Today we hear from Anne Taylor Robertson--a soon-to-be member of City Church--on the importance of community in our commitment to grow towards Christ.
So that we may sing for joy until the end of our lives. --Psalm 90:14
I was born in Richmond, Virginia and grew up in Westover Hills and Bon Air. Many of my favorite memories of childhood were on or near the James River. We caught lightning bugs in our palms, made sailboats out of sticks and leaves in the creek, and watched the fireworks at the Carillon on the 4th of July from Riverside Drive. On the hot days of summer, we rock hopped in the river at Pony Pasture until the green leaves on the trees around us grew bright against the sky as it transformed to a dark gray storm. Surely our parents gathered everything quickly and hurried us out of the water and into the car, but my brother and sister and I--we were on the edge of life! Such excitement led to joy when we were together.
I grew up in the church and have attended many wonderful churches over the years, but I have never formally joined as a member of a congregation. Recently, I have been thinking about the purpose of church membership. Community is a buzzword in the church, but membership is not an imperative or substitute for salvation. At times, honestly, the idea of community was even a deterrent to me: Why do I need other people if this is about me and God? But Jesus did not lose interest in people after He came and went. Much of His time on Earth was spent with close friends with whom he walked, ate, laughed and cried, and argued. Our time alone with God is unquestionably fundamental to the growth of our spiritual lives, but when community is introduced, it blasts down the dangerous walls of isolation and we are able to see this part of God's purpose in salvation more clearly and vividly:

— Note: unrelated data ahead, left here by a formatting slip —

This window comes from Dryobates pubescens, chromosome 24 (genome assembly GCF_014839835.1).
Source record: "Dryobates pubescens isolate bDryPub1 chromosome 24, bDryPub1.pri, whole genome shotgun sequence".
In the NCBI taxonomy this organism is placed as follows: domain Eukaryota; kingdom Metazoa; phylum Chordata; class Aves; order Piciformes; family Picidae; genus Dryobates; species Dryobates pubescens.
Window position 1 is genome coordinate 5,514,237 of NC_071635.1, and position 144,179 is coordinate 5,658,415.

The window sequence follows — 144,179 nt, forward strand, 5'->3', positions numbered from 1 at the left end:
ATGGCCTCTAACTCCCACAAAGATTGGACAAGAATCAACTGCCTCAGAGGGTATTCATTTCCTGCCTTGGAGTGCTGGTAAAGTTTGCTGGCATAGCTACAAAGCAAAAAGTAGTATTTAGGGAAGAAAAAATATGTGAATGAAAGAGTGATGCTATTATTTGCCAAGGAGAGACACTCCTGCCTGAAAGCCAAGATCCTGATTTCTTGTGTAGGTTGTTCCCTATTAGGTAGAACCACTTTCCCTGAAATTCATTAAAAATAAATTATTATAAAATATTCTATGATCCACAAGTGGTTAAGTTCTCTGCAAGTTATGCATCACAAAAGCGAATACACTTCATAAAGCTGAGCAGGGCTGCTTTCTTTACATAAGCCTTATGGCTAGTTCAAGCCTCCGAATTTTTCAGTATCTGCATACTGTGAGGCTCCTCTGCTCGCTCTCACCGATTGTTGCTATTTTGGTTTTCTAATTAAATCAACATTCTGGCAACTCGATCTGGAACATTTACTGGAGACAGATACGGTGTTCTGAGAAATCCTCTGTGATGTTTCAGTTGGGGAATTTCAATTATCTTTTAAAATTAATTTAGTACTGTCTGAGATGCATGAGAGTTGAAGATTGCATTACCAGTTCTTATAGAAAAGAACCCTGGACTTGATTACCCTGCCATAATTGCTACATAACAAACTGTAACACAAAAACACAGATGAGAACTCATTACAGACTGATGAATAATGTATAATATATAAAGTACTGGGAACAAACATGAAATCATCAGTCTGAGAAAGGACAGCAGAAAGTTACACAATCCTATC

Let all creation rejoice before the Lord --Psalm 96:13
Within the small community of Jesus' disciples, there were some clear hardships: jealousy, anger, division, and even hurt. After the hard labor, though, they received the gifts of accountability, encouragement, friendship, loyalty, and peace. Their community was made of people from different socioeconomic brackets, different lifestyles and political convictions, different nations, and various interests and talents. Together, when they set their eyes on Jesus Christ and apprenticed themselves to Him, they reaped a taste of heaven in their community. Even more, the joy of their community faced outward and reached multitudes because Jesus was at the center of it.
As a child, my community was in my family (and it still is--it has just expanded). Today, it has extended to a church body where problems are confronted and encouragement is ripe; therefore growth happens. This is all with our eyes fixed on Christ and with the goal of running closer to Him.
Jesus was not welcomed back into His hometown of Nazareth and He was amazed (Mark 6). Nazareth has come and gone but there will soon be a new home for Jesus and all of His followers. Let us prepare to welcome Him there together, and we can sing for joy until the end of our lives. In community and/or a formal commitment to growing towards Christ together as the church, the Holy Spirit gives us this: “practice” for living in heaven, and a taste of its fruits even while we are here on Earth.
Celestial spirits enjoy communion with their Lord, and this is not denied to us; they rest in His love, and we have perfect peace in Him: they hymn His praise, and it is our privilege to bless Him too. We will this year gather celestial fruits on earthly ground, where faith and hope have made the desert like the garden of the Lord. Man did eat angels’ food of old, and why not now? O for grace to feed on Jesus. --Charles Spurgeon